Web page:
Two events deserve to be recorded in golden letters in the pages of the Indian lawn tennis’ history, one was when India made, it to the Challenge Round in the prestigious Davis Cup tournament. The Indian Davis Cup team which battled its way to the Challenge’ Round in 1974. included a Sikh player who. had given a magnificent performance for his team. It was for the first time that a Sikh was donning India colours in lawn tennis. It is no secret in India that this game has always been monopolised by the south, for the obvious reason that better facilities and the necessary infrastructure for the game exist only in that part of the country, as still it does. On the national scene were such names as Vijay Amrithraj, Anand Amrithraj, Premjit Lal, Jaideep Mukherjee and Shashi Menon. Vijay Arnrithraj by then had already emerged as the undisputed top tennis player in the country with a string of upsets over such great names` of the game as Stan Smith, , and red-haired Australian Rod Laver, who has the unique distinction of winning the Grand Slam twice.
Premjit and Jaideep were then struggling to retain their places in the Indian team. But new faces were battling with old ones. One such player ,who by sheer dint of his complete commitment to the game, managed, to make it to the national ;grade was Jasjit Singh, the first-ever Sikh to have moved into the Indian team. During the pre Independence period lawn tennis no doubt was a popular sport in the North, thanks to the patronage shown by Raj Kumari Amrit Kaur. But after the division of the country, the game had run short of oxygen here. Thus the entry of Jasjit Singh was simply a tribute to the ability of this young boy.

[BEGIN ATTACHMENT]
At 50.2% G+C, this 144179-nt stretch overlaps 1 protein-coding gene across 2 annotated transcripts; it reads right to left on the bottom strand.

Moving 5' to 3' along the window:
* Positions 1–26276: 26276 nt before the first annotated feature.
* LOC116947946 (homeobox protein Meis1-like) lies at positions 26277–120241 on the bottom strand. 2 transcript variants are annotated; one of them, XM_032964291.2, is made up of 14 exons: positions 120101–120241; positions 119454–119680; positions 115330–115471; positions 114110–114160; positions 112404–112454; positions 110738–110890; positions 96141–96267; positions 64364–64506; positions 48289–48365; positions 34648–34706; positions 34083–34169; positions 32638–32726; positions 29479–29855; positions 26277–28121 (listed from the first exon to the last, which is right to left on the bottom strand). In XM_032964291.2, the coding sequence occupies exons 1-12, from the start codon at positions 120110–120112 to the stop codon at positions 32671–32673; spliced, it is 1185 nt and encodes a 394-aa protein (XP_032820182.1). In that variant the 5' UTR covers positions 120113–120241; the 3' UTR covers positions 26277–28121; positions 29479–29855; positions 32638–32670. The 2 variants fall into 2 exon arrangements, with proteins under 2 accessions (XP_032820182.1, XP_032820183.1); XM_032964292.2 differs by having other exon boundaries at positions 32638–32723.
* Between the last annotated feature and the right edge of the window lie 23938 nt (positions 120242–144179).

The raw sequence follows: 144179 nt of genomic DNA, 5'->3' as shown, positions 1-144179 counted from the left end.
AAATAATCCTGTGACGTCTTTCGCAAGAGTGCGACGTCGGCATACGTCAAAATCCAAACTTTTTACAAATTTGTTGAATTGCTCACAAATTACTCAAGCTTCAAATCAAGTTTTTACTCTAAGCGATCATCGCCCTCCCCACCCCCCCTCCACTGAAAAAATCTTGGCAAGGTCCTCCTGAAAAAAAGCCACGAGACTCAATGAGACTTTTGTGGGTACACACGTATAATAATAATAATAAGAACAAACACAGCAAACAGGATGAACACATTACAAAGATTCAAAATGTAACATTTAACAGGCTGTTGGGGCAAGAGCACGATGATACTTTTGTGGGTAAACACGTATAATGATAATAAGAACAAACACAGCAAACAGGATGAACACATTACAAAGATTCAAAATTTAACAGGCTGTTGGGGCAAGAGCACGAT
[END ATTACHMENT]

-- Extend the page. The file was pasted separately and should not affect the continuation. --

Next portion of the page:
In 1974, India played Australia in the semifinal in India. The Indian line-up was Vijay Amrithraj, Jasjit Singh and Anand Amrithraj, with Vijay and Jasjit playing singles while Vijay teamed up later with Anand for the doubles. For the two opening-day singles, the draws put the Sikh against Austrialia’s Bob Gillitnan. In fact, India would have desired going one up convincingly with Vijay playing the first singles. However, that was not to be. But hats off to the talented Jasjit who in a see-saw tussle against the Australian notched up the most creditable victory for India. There was great rejoicing in the Indian camp. The match had dragged down to the fifth set with both players trying every trick in their trade. Fortunately, India ultimately won the tie moving second time in the Challenge Round. Elated over the victory, Vijay commented "Jasjit gave us a` fine lead of which India took full advantage. He played marvellous."
So that was Jasjit Singh for India. Jasjit Singh is the only Sikh to have played in all the Grand Slam championships-the French Open, the Wimbledon, the U.S. Open and the Australian Open Tennis Championships. His achievements include victories over many great names in the game. For instance, his victory over Tony Roche, who many times was a semi-finalist -at the Wimbledon. Then he had victories over American Davis Cup player Brian Gottfried, Ross Case, Kim Warwick and Mike Estep. Estep had beaten India’s Vijay Amrithraj. Jasjit was ranked ’70 in ATP ranking in 1974.
Jasjit Singh later settled down in New York, employed as Tennis Director at Grossinger Hotel and Country Club, Grossinger, New York.
Source: Sikh Olympians – Harbans Singh Virdi